The Effect of Chronic and Inhospital Exposure to Renin-Angiotensin System Inhibitors on the Outcome and Inflammatory State of Coronavirus Disease 2019 Adult Inpatients

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Int J Hypertens. 2021 Mar 8;2021:5517441. doi: 10.1155/2021/5517441. eCollection 2021.


BACKGROUND: Controversies exist about the effect of renin-angiotensin system inhibitors (RASi) on coronavirus disease 2019 (COVID-19) outcome. The inhospital use of RASi and its effect on inflammatory sate are still poorly studied during the COVID-19 pandemic.

OBJECTIVES: We aimed to compare the impact of previous and inhospital RASi exposure on the outcome and inflammatory response of COVID-19 patients.

METHODS: Single-centre, ambispective analysis of hospitalized adult COVID-19 patients at Hospital de Santa Maria, Lisbon, between March and August 2020 was performed. We excluded asymptomatic patients and those admitted due to another disease. The primary outcome was inhospital all-cause mortality. Illness severity was assessed based on the development of acute respiratory distress syndrome/acute lung injury (ARDS/ALI), intensive care unit (ICU) admission, and need for invasive mechanical ventilation (IMV). We used C-reactive protein (CRP), ferritin, and interleukin 6 (IL-6) as surrogate markers of the inflammatory response.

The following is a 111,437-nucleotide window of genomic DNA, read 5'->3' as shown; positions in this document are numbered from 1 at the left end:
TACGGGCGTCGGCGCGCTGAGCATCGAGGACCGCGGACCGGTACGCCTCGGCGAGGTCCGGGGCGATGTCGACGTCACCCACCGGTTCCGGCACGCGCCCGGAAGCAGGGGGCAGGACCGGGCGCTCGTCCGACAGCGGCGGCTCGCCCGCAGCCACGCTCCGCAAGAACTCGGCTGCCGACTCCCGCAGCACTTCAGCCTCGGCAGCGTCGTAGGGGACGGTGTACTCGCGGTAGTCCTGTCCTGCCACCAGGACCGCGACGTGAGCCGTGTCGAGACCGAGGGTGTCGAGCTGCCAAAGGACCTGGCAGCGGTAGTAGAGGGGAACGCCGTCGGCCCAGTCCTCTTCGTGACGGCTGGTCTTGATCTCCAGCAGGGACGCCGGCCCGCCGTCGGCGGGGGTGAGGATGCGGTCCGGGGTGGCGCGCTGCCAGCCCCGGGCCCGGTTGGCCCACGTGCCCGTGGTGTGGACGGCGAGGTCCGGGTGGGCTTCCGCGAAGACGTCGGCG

RESULTS: From a total of 432 patients, 279 were selected, among whom 133 (47.7%) were receiving a RASi. Chronic treatment with RASi was not associated with the risk of death (OR 1.24, 95% CI 0.66-2.31, p=0.500), ARDS/ALI development (OR 1.12, 95% CI 0.67-1.86, p=0.676), ICU admission (OR 1.11, 95% CI 0.67-1.84, p = 0.686), and IMV need (OR 1.03, 95% CI 0.58-1.84, p=0.917) in a univariable and multivariable analysis. Inhospital RASi withdrawing was associated with the risk of death (OR 4.38, 95% CI 1.11-17.21, p=0.035) and ARDS/ALI development (OR 4.33, 95% CI 1.49-12.6, p=0.007), the latter remaining significant after adjustment. Previous exposure to RASi was associated with lower CRP levels at admission (p=0.018). IL-6 levels were significantly higher in those patients whose RASi were stopped (p=0.024).

CONCLUSION: Previous and inhospital exposure to RASi was not associated with mortality nor severity of COVID-19. This study supports current guidance on RASi management during the COVID-19 pandemic.

PMID:33824762 | PMC:PMC7985238 | DOI:10.1155/2021/5517441

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